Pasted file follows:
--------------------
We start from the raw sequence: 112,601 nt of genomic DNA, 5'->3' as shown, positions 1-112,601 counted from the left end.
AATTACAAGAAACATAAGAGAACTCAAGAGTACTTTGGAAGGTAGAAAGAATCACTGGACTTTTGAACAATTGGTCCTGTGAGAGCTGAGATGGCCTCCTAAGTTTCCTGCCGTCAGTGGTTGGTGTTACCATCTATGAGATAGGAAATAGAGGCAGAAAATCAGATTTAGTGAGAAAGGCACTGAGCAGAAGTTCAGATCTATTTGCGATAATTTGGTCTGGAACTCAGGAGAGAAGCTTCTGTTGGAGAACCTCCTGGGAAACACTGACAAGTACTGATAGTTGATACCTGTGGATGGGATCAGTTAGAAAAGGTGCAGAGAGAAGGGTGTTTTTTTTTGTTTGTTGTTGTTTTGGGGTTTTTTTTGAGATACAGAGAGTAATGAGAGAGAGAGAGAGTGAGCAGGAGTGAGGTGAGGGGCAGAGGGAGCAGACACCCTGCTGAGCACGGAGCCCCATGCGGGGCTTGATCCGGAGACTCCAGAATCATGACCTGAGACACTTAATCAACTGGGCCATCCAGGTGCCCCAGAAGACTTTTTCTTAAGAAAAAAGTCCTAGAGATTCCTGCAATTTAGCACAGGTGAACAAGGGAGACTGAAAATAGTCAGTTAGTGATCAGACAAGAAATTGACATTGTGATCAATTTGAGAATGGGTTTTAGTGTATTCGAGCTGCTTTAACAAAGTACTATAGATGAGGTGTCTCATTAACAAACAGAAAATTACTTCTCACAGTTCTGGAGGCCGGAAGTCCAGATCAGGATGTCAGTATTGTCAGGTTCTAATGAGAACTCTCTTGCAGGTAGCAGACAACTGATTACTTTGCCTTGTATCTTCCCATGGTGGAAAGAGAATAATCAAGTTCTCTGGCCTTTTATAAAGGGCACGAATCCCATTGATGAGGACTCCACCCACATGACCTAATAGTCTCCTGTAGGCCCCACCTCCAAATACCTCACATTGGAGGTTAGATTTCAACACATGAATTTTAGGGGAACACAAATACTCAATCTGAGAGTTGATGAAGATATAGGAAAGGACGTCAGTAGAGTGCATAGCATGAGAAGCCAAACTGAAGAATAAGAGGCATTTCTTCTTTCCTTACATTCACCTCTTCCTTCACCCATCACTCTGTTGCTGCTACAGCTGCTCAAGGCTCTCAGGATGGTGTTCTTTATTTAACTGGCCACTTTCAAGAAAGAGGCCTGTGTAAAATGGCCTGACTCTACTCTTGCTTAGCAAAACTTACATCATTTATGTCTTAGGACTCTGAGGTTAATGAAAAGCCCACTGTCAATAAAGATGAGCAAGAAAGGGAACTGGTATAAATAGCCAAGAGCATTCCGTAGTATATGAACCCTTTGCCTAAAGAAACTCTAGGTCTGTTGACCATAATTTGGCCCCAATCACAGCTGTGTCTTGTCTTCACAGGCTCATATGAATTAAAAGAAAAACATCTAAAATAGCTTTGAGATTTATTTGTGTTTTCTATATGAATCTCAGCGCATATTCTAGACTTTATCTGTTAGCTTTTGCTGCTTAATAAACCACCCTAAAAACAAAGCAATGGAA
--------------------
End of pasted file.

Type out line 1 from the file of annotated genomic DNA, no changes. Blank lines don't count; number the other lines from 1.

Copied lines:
We start from the raw sequence: 112,601 nt of genomic DNA, 5'->3' as shown, positions 1-112,601 counted from the left end.